The Education Department has been employing Bachelor of Education students who have not finished their degrees to teach unsupervised in Northern Territory classrooms due to a shortage of qualified teachers, Charles Darwin University has revealed following questions from the NT Independent.
The union representing Territory teachers said they had no idea the practice was occurring and teachers the NT Independent spoke with have raised concerns about the impacts of unqualified educators in the classroom.
The Fyles Government meanwhile could not say why the practice was not made public in a media release celebrating the new scheme.
CDU media and communications manager Jessica Evans said there were currently four teaching students who had not graduated but who were employed by the Education Department. The university calls them “pre-service” teachers, and said they were in their fourth and final year of study and had completed their final placement and were able to be employed “under authority to teach if they meet the criteria”.
She said the students could only be employed before they graduated if they met the unspecified criteria, which includes specialist teachers, or if they have completed their final placement and have only two units remaining.
“This supports pre-service teachers to gain practical workplace experience in their final year of study and helps support local schools and address teacher shortages in the NT,” she said.
Ms Evans refused to say what the criteria were or when this arrangement had started, or how often this had occurred before the COVID-19 vaccination mandate forced an unknown number of teachers out of the profession.
“We won’t be providing further responses. We graduate and teach teaching students, we don’t set the requirements on teaching registration in the Territory,” she said.
In Victoria, the government has asked for expressions of interest from final year teaching students who have not graduated to apply for a “permission to teach”, which is described as an “alternative authorisation to teach that exists primarily to address a workforce shortage in Victorian schools” that would apply for the 2022 school year only.
An education source said the NT is investigating this option that would fall under the “authority to teach” facility, as part of existing NT legislation.
In NSW, there is an agreement between the Australian Catholic University and the National Catholic Education Commission which allows teaching students to be employed in Catholic schools as “paraprofessionals” known as “learning support officers”, helping teachers and making up for a short-term teacher shortage because of COVID-19, but they will be used longer-term.
A former NT teacher who did not want to be named for fear of repercussions, told the NT Independent they had only known of one case of a teacher who had not yet graduated being allowed to teach in the past 10 years.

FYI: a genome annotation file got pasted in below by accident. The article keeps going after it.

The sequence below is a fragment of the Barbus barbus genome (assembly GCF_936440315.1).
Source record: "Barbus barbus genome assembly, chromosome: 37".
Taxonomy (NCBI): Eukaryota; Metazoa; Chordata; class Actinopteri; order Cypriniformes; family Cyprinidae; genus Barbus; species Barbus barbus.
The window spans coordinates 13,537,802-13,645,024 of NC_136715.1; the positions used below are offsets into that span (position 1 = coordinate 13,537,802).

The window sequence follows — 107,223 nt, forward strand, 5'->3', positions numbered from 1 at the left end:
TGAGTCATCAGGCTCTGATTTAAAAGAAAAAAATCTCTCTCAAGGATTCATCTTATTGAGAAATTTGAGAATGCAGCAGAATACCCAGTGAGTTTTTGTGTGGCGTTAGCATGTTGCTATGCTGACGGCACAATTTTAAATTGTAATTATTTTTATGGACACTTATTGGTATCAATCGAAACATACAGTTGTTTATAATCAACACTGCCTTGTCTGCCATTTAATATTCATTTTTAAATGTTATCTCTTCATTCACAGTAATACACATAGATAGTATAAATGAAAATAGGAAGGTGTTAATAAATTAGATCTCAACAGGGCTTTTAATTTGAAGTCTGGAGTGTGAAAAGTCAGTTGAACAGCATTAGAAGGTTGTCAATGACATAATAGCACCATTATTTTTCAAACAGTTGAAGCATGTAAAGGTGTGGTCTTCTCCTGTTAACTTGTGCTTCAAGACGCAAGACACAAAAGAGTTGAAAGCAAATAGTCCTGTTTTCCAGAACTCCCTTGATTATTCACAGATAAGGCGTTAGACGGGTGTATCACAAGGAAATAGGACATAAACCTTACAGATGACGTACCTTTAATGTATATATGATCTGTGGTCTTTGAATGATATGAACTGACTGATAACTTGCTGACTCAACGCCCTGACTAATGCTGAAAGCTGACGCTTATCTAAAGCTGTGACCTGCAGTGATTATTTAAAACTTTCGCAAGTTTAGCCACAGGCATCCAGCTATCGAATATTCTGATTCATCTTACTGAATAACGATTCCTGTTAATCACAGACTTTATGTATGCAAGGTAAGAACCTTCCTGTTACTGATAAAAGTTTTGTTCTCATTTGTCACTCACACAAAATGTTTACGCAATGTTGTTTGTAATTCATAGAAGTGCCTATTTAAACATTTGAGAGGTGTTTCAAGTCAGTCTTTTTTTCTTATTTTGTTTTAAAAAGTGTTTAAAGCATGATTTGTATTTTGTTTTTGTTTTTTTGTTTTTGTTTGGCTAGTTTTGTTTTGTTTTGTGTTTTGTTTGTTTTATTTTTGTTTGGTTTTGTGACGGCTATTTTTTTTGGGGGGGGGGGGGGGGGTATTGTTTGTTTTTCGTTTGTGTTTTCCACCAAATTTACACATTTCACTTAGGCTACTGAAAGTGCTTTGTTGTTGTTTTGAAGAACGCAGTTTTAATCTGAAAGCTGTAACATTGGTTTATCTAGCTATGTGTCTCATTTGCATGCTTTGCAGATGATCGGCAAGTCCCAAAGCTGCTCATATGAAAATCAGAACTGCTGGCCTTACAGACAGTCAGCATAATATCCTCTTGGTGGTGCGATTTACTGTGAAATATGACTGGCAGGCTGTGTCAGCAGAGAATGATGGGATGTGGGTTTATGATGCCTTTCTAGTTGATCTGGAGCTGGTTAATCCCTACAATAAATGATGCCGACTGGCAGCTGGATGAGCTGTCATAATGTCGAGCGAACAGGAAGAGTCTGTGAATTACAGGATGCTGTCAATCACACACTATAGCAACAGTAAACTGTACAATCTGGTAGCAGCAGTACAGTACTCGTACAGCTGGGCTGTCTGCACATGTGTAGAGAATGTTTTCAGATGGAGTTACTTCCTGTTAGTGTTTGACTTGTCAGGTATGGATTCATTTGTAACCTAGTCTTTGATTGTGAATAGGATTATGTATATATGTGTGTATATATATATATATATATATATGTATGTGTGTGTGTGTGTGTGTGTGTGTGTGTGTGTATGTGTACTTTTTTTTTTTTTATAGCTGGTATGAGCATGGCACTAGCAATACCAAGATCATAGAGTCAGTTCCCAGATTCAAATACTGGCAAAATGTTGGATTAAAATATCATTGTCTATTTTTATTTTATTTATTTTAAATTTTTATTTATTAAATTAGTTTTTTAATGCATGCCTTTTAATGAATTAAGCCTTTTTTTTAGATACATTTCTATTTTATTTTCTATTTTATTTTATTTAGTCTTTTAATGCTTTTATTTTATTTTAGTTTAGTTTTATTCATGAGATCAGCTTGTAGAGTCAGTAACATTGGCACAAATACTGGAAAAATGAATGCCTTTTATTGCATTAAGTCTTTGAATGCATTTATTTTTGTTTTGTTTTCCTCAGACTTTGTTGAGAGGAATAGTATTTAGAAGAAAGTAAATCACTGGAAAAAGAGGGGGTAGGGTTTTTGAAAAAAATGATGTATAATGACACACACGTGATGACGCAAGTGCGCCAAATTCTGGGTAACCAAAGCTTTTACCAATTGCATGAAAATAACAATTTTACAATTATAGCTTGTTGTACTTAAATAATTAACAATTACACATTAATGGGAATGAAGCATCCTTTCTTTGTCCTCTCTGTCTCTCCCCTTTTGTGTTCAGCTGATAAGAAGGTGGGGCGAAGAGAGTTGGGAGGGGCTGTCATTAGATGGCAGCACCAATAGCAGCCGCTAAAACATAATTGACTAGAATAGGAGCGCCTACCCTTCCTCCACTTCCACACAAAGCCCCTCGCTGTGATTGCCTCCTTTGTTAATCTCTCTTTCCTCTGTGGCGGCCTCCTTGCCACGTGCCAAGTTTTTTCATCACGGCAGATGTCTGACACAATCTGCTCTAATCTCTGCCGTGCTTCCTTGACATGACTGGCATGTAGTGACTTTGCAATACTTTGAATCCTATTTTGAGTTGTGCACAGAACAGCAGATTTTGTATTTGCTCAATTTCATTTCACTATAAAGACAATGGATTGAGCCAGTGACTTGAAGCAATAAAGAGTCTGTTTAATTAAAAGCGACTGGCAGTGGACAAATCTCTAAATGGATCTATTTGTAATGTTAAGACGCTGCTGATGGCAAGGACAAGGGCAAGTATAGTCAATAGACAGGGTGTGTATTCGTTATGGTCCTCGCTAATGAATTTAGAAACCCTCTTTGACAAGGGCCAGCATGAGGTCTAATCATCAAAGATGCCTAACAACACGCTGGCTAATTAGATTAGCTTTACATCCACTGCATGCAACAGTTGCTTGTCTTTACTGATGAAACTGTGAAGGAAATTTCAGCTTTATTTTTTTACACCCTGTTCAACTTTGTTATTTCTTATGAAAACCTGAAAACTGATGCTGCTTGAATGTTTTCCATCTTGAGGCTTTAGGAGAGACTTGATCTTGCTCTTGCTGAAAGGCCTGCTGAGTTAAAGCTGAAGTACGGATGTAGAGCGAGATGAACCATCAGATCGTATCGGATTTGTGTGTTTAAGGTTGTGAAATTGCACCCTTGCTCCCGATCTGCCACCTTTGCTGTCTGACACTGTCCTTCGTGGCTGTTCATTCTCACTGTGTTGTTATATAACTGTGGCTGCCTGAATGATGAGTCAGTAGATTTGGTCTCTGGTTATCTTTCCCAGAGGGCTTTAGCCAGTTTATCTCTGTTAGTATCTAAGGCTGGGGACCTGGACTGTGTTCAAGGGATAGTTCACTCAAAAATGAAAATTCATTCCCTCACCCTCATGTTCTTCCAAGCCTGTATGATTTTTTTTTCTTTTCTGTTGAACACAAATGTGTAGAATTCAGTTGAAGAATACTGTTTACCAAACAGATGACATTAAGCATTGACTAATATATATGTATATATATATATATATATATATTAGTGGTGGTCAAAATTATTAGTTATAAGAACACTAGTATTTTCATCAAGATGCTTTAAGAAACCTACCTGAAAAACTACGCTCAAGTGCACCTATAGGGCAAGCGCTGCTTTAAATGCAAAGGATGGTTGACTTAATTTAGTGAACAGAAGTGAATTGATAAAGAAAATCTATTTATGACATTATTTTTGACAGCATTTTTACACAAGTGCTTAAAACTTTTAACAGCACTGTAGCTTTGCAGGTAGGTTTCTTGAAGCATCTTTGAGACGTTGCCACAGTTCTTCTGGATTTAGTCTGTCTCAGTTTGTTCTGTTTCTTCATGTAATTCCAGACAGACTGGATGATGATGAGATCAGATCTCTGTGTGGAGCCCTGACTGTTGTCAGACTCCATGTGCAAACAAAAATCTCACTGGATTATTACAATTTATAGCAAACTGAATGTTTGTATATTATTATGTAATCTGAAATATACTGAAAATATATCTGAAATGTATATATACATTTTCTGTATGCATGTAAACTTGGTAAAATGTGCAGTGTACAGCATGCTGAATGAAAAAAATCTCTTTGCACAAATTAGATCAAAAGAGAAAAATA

“And that was a remote placement and he was a specialist,” they said.
“They are university students given no directions, no feedback, no guidance, and with full workloads in addition to their assignments,” they said.
“Ask your child’s teacher how many years they have been teaching and search their name on the Teacher Registration Board website, to know if they are registered.
“If you can’t find their details, chances are they are a paid university student with very little experience trying to fill the gap of experienced teachers who were unjustifiably terminated.”
director Maree Garrigan did not respond to questions about the scheme and what assurances the board could provide about the quality of teaching, or identify any negative impacts on the student teacher or the school’s students.
The Australian Education Union Northern Territory branch secretary Adam Lampe said he had not heard that unqualified teachers had been employed and expressed grave concern about the possibility, saying he would make enquiries.
However, a subsequent call and email to the union went unanswered yesterday.
Education Minister Eva Lawler also did not respond to questions.
The teaching source said most families were “blissfully unaware of the crumbling education system” in the Northern Territory, which had led to student teachers being employed.
“The ripple effects of [vaccine] mandates are devastating for schools, teachers and students,” they said.
“Teachers are dealing with increased workloads because of split classes, increased class sizes, missing non-contact time, extra duties and more admin.
“We now have a situation where university students are being paid as teachers. These students are not qualified. They should be supervised and guided by an experienced teacher.
“Who has duty of care if something happens to your child in a room with an unqualified teacher?”